He turned away and stood for a moment gazing out of the window. Then he came back to Edward, who had been sitting with downcast eyes, unwilling to see Sheldon’s emotion or to show his own.

“You like me enough to want me to have a good time when I come back, and not a poor one—don’t you, Edward?”

There was an affectionate playfulness in Sheldon’s voice, in his smile; and Edward, looking up, only nodded; he felt too uncertain of his voice to speak.

“All right,” Sheldon continued, “that’s all I wanted to say to you as captain of the crew. But it was n’t just as captain that I wanted to see you, Edward, and say good-bye. It’s because I like you too—and I hope that we'll still be friends a couple of years from now when we ’re both in college.”

He held out his hand, and Edward grasped it.

“Thank you,” he said. guess we will. I guess everybody that goes from this school to college with me will be a friend of yours, Tom.”

He went down the stairs of the Upper School with a dimness in his eyes which even the bright sunshine of the afternoon did not immediately clear away.

The next morning, a few moments before chapel, when most of the boys were waiting in front of the Study for the bell to ring, a carriage with a trunk strapped on behind drove up to the gate. From it alighted Blanchard and Davis and Durant, and last of all Sheldon.

Soon a group had gathered round him, Edward among them and Mr. Barclay and Mr. Burns, and many little boys. Sheldon was busy shaking hands; there was a good deal of laughter and forced gayety.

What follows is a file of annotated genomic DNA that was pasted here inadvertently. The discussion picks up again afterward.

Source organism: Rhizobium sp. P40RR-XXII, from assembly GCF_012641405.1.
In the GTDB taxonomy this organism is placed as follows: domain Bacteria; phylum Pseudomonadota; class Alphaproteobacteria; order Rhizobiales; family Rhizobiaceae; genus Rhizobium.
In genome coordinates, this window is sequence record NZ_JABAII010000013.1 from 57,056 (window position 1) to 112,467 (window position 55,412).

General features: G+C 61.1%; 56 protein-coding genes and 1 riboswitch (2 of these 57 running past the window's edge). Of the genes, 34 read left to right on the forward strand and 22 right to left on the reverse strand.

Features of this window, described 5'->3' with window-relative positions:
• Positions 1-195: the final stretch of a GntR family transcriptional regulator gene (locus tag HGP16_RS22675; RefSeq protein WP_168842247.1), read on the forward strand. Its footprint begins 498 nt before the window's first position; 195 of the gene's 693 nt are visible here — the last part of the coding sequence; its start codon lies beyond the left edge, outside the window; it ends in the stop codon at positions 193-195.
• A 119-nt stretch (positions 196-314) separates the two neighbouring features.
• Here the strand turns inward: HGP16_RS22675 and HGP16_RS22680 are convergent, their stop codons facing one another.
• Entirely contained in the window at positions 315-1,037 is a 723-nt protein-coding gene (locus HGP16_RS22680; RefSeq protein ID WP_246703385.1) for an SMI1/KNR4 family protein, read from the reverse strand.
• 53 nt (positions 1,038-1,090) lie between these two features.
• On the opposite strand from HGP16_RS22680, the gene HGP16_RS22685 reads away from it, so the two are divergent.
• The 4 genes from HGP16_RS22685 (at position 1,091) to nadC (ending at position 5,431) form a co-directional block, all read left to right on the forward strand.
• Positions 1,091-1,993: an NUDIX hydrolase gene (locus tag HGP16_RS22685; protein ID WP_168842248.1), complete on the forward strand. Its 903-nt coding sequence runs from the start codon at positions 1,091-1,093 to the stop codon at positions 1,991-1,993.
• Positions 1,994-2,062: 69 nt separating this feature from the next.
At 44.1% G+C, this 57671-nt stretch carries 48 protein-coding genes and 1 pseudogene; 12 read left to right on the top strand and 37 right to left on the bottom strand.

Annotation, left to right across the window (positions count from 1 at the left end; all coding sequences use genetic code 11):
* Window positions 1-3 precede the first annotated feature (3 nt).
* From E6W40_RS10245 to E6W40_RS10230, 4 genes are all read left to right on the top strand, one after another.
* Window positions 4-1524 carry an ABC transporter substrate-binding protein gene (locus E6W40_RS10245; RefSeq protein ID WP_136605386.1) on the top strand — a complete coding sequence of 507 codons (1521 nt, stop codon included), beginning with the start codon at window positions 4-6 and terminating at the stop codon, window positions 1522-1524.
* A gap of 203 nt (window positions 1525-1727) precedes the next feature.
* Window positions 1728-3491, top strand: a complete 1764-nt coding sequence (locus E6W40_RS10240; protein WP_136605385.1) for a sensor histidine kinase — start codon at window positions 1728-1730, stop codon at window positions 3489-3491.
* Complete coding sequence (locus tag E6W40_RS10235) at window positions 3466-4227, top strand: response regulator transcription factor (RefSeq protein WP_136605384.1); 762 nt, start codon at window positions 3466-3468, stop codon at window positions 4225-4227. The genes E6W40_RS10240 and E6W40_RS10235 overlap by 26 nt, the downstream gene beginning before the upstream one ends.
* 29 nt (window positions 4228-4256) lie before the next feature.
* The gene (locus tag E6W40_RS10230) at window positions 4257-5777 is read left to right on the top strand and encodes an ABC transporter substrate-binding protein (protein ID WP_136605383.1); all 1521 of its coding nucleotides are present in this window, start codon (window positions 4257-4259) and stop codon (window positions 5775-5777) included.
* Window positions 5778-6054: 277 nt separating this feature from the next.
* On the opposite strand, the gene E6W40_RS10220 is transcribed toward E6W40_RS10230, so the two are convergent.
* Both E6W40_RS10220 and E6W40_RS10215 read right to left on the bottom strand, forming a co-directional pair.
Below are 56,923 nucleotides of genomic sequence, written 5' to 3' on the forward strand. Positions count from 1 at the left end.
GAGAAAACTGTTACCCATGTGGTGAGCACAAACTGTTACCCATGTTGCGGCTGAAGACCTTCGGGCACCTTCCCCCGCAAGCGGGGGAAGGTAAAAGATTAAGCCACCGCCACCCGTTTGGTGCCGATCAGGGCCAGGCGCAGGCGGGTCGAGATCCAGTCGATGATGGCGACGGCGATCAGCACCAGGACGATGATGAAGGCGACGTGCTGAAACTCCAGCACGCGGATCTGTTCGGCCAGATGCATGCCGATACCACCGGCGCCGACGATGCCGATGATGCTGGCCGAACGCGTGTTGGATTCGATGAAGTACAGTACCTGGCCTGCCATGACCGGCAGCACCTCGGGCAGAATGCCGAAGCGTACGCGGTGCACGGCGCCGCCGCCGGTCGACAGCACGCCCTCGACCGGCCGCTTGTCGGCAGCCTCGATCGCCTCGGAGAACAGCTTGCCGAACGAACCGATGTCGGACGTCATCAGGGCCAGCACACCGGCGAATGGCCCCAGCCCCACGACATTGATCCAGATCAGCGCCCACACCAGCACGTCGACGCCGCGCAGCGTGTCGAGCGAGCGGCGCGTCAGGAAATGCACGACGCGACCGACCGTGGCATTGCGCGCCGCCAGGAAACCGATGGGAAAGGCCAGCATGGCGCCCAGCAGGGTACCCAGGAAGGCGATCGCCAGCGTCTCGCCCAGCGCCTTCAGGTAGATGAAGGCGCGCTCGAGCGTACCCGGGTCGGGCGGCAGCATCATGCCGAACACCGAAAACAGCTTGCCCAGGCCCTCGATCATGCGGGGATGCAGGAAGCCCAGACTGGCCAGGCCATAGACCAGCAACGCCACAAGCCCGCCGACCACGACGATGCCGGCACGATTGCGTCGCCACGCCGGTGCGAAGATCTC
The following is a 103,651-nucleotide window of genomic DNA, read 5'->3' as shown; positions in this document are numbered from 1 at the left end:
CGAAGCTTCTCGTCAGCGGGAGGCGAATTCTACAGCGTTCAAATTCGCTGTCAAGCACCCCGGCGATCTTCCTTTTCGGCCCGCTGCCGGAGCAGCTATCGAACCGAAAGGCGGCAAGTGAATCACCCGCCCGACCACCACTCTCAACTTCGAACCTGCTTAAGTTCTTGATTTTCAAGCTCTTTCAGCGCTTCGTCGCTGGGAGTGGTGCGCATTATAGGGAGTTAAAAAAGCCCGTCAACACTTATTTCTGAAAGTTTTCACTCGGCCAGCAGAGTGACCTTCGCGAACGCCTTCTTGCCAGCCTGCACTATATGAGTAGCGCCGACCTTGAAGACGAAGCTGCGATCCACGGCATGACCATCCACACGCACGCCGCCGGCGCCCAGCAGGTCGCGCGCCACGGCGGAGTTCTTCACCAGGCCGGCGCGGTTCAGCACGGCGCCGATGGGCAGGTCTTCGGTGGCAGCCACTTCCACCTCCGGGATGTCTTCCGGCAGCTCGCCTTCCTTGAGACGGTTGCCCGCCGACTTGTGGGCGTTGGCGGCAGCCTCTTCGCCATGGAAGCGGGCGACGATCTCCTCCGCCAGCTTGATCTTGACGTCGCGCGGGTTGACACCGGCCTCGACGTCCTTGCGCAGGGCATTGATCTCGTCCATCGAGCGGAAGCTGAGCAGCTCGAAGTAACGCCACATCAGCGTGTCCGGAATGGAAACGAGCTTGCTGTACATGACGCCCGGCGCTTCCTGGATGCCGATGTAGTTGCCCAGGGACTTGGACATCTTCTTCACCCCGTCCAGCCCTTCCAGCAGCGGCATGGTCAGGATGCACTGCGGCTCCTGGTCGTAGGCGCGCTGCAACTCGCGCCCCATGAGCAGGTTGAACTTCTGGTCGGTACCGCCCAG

“Don’t forget and mark me absent from chapel this morning, Mr. Barclay,” he said.

And Mr. Barclay answered with a mournful smile, “I wish that I could, and that you’d be here to-morrow to write the report, Tom.”

Sheldon’s lip quivered then for the first time; he stiffened it and caught Edward’s hand.

“Good-bye again, old man,” he murmured. “Wait, I’ve got a present for you;” and he put into Edward’s hand the pocket-mirror over which their acquaintance had begun.

Edward smiled and glanced at it with blurred eyes.

A small boy at Sheldon’s side, one of his gymnasium satellites, was looking up timidly.

“Hello, Jasper!” Sheldon patted the small one’s shoulder. “You’ll not forget how to skin the cat, will you?”

The chapel bell began to ring. Sheldon stepped back into the carriage; the driver touched the horses with the whip.

“Good-bye!” shouted the boys.

“Good-bye!” cried Sheldon.

As the carriage mounted the hill, other boys hurrying down on the way to chapel took off their hats and waved and caught Sheldon’s farewell salute; and only one boy who was late, and who therefore had no right to see it, had a glimpse of Sheldon sitting there dabbing his handkerchief to his eyes.